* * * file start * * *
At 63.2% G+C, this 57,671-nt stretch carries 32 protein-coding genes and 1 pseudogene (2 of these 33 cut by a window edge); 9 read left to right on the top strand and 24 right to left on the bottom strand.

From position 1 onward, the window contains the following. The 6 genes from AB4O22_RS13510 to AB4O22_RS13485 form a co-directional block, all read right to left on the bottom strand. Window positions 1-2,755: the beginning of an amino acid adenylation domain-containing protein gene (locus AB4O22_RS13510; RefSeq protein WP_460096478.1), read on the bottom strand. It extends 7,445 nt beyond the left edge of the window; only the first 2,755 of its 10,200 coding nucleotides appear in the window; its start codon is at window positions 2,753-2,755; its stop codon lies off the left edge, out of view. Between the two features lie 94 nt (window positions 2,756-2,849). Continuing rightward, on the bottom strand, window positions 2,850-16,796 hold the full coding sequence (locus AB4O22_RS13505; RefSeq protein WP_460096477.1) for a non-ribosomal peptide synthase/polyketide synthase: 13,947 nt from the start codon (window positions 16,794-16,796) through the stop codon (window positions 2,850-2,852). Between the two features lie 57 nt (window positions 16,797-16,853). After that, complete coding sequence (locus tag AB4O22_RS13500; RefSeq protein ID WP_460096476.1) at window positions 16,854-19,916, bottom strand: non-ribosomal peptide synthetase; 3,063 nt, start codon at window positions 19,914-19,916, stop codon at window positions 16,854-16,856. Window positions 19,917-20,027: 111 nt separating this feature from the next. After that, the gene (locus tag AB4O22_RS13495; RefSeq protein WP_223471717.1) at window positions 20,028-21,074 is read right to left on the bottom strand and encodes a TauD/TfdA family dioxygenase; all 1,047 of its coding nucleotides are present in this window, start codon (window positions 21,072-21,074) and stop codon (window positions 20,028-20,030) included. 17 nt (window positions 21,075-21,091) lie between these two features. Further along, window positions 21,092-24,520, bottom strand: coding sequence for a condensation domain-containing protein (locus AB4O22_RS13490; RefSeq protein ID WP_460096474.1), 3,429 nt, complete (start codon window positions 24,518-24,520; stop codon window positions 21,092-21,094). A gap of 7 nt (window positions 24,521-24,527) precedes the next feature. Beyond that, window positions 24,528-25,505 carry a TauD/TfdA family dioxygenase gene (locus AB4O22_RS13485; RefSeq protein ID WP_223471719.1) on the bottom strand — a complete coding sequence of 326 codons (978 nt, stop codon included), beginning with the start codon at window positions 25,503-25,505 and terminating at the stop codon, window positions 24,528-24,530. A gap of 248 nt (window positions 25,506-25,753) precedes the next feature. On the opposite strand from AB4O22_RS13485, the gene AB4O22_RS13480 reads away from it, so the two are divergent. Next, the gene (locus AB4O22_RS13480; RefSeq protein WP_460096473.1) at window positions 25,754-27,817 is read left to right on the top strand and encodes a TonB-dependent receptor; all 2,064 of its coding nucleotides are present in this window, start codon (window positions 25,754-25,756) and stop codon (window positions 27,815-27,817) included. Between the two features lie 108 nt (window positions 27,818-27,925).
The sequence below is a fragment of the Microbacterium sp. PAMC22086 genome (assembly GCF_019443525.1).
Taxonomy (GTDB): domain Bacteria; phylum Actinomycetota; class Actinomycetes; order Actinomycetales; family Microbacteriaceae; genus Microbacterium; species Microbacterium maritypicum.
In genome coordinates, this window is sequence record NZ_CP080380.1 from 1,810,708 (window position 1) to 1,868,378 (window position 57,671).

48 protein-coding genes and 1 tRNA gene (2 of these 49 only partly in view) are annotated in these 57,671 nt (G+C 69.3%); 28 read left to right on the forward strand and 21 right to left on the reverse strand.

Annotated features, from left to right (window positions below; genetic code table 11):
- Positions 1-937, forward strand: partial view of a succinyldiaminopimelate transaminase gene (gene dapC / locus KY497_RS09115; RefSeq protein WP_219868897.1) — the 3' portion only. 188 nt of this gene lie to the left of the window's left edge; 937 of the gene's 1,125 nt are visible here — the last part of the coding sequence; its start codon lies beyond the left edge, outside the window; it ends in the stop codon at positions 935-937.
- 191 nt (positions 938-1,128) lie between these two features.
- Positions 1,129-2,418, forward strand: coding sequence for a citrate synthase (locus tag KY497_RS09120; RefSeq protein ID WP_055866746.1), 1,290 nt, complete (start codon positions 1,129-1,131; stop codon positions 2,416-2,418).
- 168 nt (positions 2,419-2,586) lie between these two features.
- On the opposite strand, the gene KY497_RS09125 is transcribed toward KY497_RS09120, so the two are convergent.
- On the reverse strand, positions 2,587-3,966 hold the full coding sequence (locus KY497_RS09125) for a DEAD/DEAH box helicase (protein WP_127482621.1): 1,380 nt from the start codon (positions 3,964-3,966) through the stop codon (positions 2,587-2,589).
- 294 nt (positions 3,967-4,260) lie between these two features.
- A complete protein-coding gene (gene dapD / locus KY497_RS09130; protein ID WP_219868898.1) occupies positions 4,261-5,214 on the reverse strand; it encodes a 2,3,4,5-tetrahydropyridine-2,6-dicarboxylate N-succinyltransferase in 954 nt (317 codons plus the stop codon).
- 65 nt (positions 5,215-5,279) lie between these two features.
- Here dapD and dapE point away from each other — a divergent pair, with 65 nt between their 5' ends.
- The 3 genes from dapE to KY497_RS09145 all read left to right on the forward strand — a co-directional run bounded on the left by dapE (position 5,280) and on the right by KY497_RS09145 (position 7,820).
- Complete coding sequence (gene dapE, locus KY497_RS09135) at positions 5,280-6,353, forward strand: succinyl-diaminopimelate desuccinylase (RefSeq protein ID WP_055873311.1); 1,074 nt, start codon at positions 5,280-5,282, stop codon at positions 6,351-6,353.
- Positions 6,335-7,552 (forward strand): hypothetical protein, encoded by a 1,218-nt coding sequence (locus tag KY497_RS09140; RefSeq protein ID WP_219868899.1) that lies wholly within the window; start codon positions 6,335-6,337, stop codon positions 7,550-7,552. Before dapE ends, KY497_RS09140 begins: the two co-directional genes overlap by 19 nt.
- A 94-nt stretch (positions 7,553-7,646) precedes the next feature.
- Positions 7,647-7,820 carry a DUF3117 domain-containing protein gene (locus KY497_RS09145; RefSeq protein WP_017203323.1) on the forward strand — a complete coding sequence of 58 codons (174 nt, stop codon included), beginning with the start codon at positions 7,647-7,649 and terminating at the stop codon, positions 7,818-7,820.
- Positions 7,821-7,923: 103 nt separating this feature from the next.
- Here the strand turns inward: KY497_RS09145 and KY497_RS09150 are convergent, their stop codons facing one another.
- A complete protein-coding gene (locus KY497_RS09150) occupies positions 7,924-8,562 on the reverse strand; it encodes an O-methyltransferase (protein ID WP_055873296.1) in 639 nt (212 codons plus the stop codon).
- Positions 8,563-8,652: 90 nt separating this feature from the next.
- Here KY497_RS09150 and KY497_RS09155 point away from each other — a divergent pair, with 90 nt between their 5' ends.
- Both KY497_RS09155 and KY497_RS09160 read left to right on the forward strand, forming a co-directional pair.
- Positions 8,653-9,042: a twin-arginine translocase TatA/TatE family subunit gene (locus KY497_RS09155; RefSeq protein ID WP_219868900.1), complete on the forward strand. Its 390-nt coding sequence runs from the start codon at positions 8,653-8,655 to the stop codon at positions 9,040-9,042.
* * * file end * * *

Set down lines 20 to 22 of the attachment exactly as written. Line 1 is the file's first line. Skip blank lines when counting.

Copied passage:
- Positions 6,335-7,552 (forward strand): hypothetical protein, encoded by a 1,218-nt coding sequence (locus tag KY497_RS09140; RefSeq protein ID WP_219868899.1) that lies wholly within the window; start codon positions 6,335-6,337, stop codon positions 7,550-7,552. Before dapE ends, KY497_RS09140 begins: the two co-directional genes overlap by 19 nt.
- A 94-nt stretch (positions 7,553-7,646) precedes the next feature.
- Positions 7,647-7,820 carry a DUF3117 domain-containing protein gene (locus KY497_RS09145; RefSeq protein WP_017203323.1) on the forward strand — a complete coding sequence of 58 codons (174 nt, stop codon included), beginning with the start codon at positions 7,647-7,649 and terminating at the stop codon, positions 7,818-7,820.